Song of the Year: Jason Isbell & the 400 Unit–“Last of my Kind”

From The Nashville Sound

This, as I say, was a ridiculously difficult list to make, but I kept coming back to this song. It’s a picture of nostalgia for days past and people now gone, something we can all relate to, but it’s the aforementioned details in Jason Isbell’s writing that blow me away here. The narrator is unhappy with life in the city; seems like an ordinary theme, but a line like “nobody here can dance like me, everybody clapping on the one and the three” is just insane. It’s a sentiment many of us can understand, yet it also seems to be personal to Isbell, reflecting the dichotomy he experiences as a Southerner with often very different views from those around him. It’s that feeling of being caught in the middle, of never belonging, of life seeming to have passed you by. It’s ironic that he feels like the last of his kind because so many of us feel this way too. Ultimately, this is that perfect balance of personal and universal, specific and timeless, and this, in a very strong list, is the best song of 2017 and the one that has affected me the most.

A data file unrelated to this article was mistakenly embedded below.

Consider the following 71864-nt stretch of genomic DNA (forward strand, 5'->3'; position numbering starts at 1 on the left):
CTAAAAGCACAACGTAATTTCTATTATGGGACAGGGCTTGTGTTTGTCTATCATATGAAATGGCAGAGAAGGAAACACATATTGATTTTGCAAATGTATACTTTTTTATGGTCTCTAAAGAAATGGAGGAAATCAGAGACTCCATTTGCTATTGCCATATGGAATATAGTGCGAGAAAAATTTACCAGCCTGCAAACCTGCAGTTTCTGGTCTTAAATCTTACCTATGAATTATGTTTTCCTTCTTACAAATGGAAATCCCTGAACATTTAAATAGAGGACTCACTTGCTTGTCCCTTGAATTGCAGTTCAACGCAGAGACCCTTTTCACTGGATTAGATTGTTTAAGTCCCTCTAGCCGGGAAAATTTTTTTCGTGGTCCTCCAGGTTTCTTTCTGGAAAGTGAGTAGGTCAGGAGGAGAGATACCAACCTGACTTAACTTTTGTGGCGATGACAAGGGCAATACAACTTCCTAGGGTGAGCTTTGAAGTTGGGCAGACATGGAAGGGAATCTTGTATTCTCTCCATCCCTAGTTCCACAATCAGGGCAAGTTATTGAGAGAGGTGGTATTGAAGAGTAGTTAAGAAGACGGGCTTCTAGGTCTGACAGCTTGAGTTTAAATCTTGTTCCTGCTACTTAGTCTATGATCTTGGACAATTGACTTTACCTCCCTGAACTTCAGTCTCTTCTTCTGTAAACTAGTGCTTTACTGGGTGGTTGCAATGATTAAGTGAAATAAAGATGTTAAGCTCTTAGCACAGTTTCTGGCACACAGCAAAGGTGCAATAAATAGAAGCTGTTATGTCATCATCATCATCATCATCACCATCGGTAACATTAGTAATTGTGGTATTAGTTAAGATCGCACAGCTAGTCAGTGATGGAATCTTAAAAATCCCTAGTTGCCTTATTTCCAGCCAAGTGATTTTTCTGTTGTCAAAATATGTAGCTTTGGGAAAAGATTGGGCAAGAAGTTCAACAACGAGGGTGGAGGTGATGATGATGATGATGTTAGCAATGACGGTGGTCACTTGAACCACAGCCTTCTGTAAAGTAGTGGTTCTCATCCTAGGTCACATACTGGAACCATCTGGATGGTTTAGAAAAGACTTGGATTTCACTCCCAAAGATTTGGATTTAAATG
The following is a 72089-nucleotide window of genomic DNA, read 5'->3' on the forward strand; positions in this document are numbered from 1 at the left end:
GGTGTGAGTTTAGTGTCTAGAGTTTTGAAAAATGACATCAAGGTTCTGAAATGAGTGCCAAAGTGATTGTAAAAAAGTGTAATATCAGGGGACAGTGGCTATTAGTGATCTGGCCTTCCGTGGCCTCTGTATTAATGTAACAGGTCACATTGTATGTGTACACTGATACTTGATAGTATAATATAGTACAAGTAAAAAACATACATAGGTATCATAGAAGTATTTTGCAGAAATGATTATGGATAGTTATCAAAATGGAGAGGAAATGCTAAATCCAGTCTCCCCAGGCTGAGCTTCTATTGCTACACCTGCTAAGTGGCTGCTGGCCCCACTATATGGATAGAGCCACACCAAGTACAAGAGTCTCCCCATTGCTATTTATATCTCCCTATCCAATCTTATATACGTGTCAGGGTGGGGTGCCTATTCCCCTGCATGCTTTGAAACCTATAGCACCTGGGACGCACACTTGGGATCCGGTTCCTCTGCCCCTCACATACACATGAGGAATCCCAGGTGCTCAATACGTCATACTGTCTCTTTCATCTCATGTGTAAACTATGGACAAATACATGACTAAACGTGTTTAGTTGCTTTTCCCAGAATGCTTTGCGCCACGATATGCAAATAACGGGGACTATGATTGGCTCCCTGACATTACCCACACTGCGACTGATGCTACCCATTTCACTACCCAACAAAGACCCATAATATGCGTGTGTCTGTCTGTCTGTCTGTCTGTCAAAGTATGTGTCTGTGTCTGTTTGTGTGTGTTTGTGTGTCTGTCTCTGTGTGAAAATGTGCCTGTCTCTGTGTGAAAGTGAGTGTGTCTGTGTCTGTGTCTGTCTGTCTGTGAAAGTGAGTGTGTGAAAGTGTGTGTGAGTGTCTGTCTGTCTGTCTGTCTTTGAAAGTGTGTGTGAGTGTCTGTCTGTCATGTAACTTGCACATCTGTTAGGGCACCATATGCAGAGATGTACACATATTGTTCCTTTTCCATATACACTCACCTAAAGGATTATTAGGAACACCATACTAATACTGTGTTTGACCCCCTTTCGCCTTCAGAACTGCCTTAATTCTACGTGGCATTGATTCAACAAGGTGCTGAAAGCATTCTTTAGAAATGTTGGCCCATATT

Memorable Songs From Overlooked Albums: June 26th

Yeah, okay, so three of these four albums are quite forgettable, but I still think I prefer the term “overlooked” because I don’t want to single out stuff that isn’t forgettable as such, and for the stuff that is, I’ll have plenty of time to tell you when I bring up the songs. For new people or people new to this feature, this is a semi-regular feature that pops up whenever enough songs are there to make one, and it consists of songs from forgettable/mediocre albums, songs from albums we didn’t cover due to time constraints or out of deference to artists, and songs from albums that we just didn’t have anything to say about but still thought some tracks deserved a feature. Today’s, like last time, is pretty eclectic.